A life of faith, hope and loveOf course, on this side of glorification, we do not love perfectly. Despite our faith, we still compete, even with the ones we love most. So how then should we live in the midst of our brokenness on this side of glory? The answer is that we live with, in and through Christ, by the Spirit. This is the life of faith, hope and love (1 Cor. 13:13). In faith, we trust in and rely upon the perfection of Jesus (including his perfect, glorified humanity). In hope we look forward to the perfection we will one day experience with Christ in a new heaven and new earth. And we receive from God his love by which we love God and other people. "Our union with Christ instills in us a sense of unity with others that replaces the former sense of separateness" (p. 211). In Christ we are set free to love and to be loved---free to share in his love for God and for all people, ourselves included.
Born anew, from aboveThis freedom is the outflow of the rebirth of the modern me-centered self. Enlightened by the Spirit, we come to see the modern self (with its me-centered sense of freedom and dignity) as nothing but an illusion---a "vain wish to be like God and to possess divine attributes and prerogatives" (p. 212). With clear-eyed realism, Christianity "faces squarely the desperate nature of the human condition and deals with it at its roots" (p. 212). It also sees Jesus and what, by entering into the human condition, he has done to overcome our fallenness and open to us the possibility to be who we truly are in him---our true selves, beloved children of God who "are given dignity rooted in God's love for us and freedom empowered by God's Spirit" (p. 212). Highfield continues the thought:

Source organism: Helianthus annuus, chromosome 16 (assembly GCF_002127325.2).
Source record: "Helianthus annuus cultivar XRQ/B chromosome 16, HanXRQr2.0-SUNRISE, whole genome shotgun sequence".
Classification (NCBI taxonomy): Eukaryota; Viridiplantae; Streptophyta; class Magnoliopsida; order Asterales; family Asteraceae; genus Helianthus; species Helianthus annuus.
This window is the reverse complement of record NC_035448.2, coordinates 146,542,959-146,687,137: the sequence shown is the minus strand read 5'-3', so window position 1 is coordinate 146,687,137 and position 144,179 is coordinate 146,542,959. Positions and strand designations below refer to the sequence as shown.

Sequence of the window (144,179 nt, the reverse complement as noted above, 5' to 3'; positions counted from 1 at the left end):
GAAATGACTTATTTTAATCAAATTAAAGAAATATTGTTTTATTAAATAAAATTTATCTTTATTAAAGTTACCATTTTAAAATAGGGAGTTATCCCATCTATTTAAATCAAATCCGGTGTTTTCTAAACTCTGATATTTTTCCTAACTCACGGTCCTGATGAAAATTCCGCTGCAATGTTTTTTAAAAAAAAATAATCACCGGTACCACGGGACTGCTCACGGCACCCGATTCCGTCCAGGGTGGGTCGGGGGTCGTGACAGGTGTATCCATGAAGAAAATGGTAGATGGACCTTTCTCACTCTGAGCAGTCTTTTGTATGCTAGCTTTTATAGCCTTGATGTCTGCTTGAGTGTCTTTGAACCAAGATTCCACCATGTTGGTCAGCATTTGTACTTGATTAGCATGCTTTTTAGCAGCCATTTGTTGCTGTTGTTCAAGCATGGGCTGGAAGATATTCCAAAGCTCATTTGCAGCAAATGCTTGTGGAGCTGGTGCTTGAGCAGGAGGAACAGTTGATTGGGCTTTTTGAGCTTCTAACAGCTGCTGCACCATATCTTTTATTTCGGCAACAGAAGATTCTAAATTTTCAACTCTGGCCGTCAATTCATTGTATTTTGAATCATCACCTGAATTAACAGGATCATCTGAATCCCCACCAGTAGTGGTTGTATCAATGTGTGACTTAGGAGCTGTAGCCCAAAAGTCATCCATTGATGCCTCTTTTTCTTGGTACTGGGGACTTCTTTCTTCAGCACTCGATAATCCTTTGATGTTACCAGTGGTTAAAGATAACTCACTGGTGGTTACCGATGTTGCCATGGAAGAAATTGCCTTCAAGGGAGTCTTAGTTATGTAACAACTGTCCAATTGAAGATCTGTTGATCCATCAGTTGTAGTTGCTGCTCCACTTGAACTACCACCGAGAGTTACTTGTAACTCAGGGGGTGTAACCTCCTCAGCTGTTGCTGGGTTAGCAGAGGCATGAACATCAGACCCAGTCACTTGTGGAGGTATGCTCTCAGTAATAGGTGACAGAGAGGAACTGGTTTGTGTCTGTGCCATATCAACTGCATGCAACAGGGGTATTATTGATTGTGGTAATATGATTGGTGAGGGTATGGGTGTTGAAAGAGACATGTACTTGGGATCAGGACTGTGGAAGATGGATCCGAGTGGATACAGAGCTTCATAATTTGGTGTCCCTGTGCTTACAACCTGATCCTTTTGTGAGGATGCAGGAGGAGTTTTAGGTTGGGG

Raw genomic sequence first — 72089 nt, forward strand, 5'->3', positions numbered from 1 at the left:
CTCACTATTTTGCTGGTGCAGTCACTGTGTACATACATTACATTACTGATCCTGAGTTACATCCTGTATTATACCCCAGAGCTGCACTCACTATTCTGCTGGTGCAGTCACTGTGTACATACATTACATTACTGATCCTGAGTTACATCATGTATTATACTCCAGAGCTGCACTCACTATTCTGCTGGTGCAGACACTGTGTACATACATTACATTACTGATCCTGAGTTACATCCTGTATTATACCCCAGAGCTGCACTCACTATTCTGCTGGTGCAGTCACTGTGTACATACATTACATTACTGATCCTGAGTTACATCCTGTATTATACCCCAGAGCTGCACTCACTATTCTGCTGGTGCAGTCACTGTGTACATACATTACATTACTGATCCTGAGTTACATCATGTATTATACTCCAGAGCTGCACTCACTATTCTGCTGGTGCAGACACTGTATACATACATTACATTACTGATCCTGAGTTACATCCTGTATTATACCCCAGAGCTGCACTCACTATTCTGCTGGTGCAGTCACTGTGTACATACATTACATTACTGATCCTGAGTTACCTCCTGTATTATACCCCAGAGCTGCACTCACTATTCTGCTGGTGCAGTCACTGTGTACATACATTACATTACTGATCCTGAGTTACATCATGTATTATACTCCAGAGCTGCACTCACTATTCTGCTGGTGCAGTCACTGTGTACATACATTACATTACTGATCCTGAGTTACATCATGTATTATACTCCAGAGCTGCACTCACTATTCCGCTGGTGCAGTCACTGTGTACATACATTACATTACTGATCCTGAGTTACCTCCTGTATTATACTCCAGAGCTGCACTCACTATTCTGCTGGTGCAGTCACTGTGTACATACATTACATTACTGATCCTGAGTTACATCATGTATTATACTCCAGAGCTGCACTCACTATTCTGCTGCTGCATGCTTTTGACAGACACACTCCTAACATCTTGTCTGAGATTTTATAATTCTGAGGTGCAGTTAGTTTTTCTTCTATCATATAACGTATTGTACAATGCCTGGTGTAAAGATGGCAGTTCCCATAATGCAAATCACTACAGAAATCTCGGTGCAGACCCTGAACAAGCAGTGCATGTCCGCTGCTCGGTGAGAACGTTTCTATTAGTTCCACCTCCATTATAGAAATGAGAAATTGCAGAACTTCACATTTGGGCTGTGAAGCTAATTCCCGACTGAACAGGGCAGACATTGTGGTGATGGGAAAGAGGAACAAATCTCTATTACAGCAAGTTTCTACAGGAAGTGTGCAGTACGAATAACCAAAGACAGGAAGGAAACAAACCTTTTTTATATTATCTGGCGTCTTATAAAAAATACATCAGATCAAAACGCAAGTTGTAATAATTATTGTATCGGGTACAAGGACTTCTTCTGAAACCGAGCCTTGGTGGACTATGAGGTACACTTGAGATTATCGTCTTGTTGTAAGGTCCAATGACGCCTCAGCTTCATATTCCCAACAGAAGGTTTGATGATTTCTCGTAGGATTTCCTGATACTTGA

In Jesus we learn that we were made to love others. We can exist as our true selves and exercise genuine freedom only by loving God and others. Our highest dignity is grounded in God's love for us. Through the eyes of Christ we see clearly that God is love and that our true humanity is love as well. Competition no longer makes sense. Self-giving love cannot compete with self-giving love. Our love of freedom can find fulfillment only in the freedom of love. (p. 213, italics in the original)
Loving in, with and through ChristThis love, of course, is not ours merely by mimicking Jesus. We don't "love like Jesus loves" in a way that is somehow disconnected from Jesus. Instead we love with, in and through Jesus and by the Spirit. This means that we love others with the love by which God, in Christ is loving us and loving them. Jesus is the source---the fount---and by the Spirit he freely shares with us his perfect, other-centered love both for God and for all people. And so our true humanity, our true human identity, is found not in ourselves, but in (and with) him. Jesus is the one Mediator between God and humanity, and also between human and human. In, by, with and through him, we love ourselves without pride or shame---we see ourselves through his eyes as we truly are. And in union with him, we love God freely and others unselfishly by participating in Christ's love for God and for all people. This is the true "freedom and glory of the children of God" to which Paul refers in Romans 8:21.
Highfield concludes his helpful, thought-provoking book with this statement:
God is so much for us and we are made so much for God that only by returning ourselves to God utterly may we become truly ourselves and live life to the full. In loving God for God's sake alone we will find genuine freedom, and in allowing ourselves to be loved by God we will discover our true dignity. (p. 217)